Back in New York, Smith went through a period of mysticism. He sought out poet, artist and Kabbalah scholar Lionel Ziprin. Visiting rare bookshops and libraries, he copied mystical engravings, translating texts from Latin, German, Hebrew and Medieval French. New friends included musicians Miles Davis, Bud Powell, Stanley Turrentine, poets Alan Ginsberg, Kenneth Koch, Lee Roi Jones, and Frank O’Hara.

Moses Asch, who owned Folkways Records proposed that 27-year-old Smith edit a multi-volume anthology of American folk music in new, long playing (33 1/3 rpm) format. The Anthology of American Folk Music consists of recordings made between 1928 and 1932, none of which Smith personally put on tape (as had Alan Lomax). Performers included The Carter Family, Blind Lemon Jefferson, Mississippi John Hurt, Sleepy John Estes…Annotations avoided localized historical and social commentary, consisting instead of terse, evocative synopses – riffs.

Fifty sets sold the first year, mostly to schools and libraries. With little money coming in, Asch and legendary producer John Hammond arranged to sell thousands to The New York Public Library. “I felt social change would result from it. I’d been reading Plato’s Republic. He’s jabbering about music, how you have to be careful about changing the music, because it might upset or destroy the government.” (Harry Smith)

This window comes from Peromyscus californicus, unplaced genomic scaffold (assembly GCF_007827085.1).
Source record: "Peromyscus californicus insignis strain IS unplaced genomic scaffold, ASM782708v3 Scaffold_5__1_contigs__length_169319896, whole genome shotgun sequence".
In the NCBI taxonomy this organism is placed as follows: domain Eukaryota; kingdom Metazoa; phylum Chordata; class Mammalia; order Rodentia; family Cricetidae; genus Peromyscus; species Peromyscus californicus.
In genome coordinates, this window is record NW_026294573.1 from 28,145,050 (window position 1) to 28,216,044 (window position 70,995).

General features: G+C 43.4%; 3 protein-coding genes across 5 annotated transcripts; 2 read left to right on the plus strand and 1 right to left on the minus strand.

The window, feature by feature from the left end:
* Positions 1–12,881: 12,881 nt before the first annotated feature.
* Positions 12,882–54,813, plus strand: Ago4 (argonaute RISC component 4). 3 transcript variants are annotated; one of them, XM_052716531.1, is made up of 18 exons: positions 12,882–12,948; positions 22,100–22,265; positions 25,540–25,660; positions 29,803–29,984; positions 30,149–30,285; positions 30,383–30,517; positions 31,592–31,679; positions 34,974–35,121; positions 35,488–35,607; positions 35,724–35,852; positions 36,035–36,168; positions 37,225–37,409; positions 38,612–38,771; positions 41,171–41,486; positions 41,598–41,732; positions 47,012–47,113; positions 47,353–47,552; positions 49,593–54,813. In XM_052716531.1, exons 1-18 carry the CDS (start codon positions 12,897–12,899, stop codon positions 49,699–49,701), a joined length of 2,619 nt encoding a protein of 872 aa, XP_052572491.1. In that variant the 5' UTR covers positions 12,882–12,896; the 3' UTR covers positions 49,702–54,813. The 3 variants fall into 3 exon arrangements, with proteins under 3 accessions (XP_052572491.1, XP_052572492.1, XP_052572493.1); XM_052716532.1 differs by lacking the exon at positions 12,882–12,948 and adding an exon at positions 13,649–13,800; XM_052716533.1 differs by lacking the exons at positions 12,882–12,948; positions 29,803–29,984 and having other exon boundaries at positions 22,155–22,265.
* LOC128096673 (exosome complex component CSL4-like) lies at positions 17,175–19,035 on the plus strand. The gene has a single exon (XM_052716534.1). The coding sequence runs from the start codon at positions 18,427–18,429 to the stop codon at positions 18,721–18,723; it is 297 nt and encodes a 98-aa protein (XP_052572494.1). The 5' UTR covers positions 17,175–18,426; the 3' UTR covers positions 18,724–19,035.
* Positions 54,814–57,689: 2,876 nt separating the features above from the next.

Harry Smith with his “brain drawings,” circa 1950 (Photograph by Hy Hirsh. Courtesy of the Harry Smith Archives)

The Newport Folk Festival, Smithsonian Folklife Festival, and Friends of Old Time Music began to track down original songwriters (long retired, if alive) and hire them to perform. Smith never attended a concert. His anthology became a bible for Bob Dylan, The Byrds, Dave Van Ronk, The New Lost City Ramblers, The Holy Modal Rounders, Joan Baez and others.

Through his film work, Smith got involved with Jonas Mekas and The Maysles Brothers. Ravi Shankar, Ornette Coleman, The Fugs (whose first recording he arranged), Philip Glass, and Moondog were among those who scored his work. Ginsberg brought psychedelic pied piper Timothy Leary to a showing. He in turn alerted author William Burroughs. Names will be familiar to those cognizant of Counter culture.